A novel noise problem
January 28, 2021 12:50 AM   Subscribe

I know I've posted a lot about noises and sleep here... but bear with me, this is a new situation. I recently moved into a new place, a studio apartment, on a sublease. I saw this place via photos and video and asked lots of questions before deciding this was the place I wanted to move to. But once I moved in I noticed - there's a constant electrical noise coming from a box on the side of the adjacent building. I have been here almost a full week and it has not stopped for a second.

I covered the window with cardboard and I still hear it. I'm only subletting this place for two months, so I'm hesitant to make any permanent changes. This noise is so constant and penetrating that even with that, sitting in the closet, with the closet doors closed, with earplugs and headphones, hasn't been enough to totally deaden it. It's quieter, but I still hear it at a low level.

Point is, it's at the level where interventions on my end are insufficient.

I'm not sure who to contact about this. The opposite building is a condo, so there isn't a single building owner to talk to, and I haven't been able to find the condo association's information online. I've looked at my city's housing site, but they don't really have anything that seems close to this situation. I sent off an e-mail anyways, but it's the middle of the night and anyways I don't have high hopes for that being answered in an expeditious manner.

My questions:

Who do I talk to about this? If this noise can't be stopped (e.g. because it's that building's power supply), what are my options as a tenant? In particular, because I'm a subletter, I don't want to disrupt the person I'm subletting from, and I don't quite have the money to justify absorbing a month or two of rent and moving out right after moving in.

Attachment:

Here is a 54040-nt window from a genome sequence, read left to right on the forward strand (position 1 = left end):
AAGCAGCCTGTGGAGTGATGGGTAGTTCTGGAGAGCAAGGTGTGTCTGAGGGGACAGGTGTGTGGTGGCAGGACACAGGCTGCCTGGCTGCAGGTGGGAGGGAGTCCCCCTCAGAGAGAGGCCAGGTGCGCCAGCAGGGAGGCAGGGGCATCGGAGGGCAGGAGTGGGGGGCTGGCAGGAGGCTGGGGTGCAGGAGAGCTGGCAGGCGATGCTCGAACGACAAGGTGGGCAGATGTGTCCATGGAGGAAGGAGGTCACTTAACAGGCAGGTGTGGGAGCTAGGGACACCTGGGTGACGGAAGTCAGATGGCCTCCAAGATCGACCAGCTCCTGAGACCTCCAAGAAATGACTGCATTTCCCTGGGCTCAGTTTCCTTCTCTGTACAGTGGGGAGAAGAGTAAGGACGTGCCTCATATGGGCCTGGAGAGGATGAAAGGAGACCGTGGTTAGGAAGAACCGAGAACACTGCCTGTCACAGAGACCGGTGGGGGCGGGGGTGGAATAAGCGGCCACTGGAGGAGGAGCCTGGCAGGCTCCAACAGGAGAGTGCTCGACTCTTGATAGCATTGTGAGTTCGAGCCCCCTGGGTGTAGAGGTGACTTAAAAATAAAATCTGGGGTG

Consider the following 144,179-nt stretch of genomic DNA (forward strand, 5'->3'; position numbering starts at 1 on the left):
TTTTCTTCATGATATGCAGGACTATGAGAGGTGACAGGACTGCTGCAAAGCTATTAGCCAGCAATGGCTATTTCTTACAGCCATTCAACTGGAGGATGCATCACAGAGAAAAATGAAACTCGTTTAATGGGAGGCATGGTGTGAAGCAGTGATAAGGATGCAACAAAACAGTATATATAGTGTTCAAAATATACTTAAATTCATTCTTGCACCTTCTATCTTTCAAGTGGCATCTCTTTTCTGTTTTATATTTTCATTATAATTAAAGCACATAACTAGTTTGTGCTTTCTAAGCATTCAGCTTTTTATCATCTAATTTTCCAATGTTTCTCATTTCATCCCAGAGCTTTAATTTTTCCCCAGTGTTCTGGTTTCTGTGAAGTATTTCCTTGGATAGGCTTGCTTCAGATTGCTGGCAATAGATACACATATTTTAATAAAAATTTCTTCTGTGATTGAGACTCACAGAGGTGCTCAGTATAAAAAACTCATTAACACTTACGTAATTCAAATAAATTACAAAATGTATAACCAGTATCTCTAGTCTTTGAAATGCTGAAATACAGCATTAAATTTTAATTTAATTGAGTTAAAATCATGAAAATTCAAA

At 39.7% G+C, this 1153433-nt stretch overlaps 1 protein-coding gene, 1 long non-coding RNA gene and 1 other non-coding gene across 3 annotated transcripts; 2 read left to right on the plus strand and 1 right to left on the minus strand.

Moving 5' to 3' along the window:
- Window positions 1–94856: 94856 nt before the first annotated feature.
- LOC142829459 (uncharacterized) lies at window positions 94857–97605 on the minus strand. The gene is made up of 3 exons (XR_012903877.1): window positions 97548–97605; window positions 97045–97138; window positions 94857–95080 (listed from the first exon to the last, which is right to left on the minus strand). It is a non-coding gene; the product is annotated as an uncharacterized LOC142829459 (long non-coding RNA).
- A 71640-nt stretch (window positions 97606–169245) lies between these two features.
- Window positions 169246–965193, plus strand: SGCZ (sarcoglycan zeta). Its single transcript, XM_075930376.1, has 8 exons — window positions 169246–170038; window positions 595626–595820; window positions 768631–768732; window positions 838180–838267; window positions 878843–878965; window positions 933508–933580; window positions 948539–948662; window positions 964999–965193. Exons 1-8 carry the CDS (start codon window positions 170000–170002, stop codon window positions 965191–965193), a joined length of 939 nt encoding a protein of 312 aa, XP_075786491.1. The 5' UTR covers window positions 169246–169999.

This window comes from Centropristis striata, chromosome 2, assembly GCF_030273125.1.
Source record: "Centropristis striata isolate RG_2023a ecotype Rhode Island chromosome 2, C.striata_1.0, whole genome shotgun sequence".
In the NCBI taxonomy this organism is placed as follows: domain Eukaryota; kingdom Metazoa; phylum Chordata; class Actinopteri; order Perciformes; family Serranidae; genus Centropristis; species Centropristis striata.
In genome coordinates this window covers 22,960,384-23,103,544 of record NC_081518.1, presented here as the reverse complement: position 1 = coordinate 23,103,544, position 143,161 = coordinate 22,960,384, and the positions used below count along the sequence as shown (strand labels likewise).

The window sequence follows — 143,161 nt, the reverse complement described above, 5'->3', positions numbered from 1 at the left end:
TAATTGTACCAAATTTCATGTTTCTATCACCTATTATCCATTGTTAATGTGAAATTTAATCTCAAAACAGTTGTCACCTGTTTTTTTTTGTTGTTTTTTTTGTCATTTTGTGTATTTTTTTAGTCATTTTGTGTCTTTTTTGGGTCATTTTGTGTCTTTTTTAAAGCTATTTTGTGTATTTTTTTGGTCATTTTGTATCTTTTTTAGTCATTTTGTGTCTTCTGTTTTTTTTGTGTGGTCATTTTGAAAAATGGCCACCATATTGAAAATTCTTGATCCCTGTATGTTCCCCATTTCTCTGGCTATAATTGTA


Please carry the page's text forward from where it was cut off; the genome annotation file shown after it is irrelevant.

posted by LSK to Home & Garden (19 answers total) 2 users marked this as a favorite
What kind of noise? Hum, buzz, hiss? Arc noise?

Photo of the box?
posted by flabdablet at 2:40 AM on January 28, 2021 [1 favorite]

Wow, you just have the darnedest luck, don't you?

I don't actually have any advice regarding the noise itself, but I know I myself tend to be occasionally bothered by noises that few other people seem to hear/feel. Has it occurred to you to check into whether or not you might be super-sensitive to particular frequencies, or something like that? A quick google search tells me that it is possible for things like that to happen...

I'm not trying to hijack from the immediate issue, but it seems like, barring a move to the boondocks, you might just continue to run into this sort of trouble, so it could be worth finding out if there are additional tools to combat it.
posted by stormyteal at 3:55 AM on January 28, 2021 [3 favorites]

I too wonder if you should consult with an ENT or audiologist. Not to take away from the issue at hand - but rather that they may have experience to help! (And I get it, I get tinnitus and other hyper sensitivity so I can hear buzzing that others can't or sometimes I hear things that aren't there or the things that are there are amplified. I sleep with earbuds playing podcasts, a fan, and my spouse finally got a cpap.)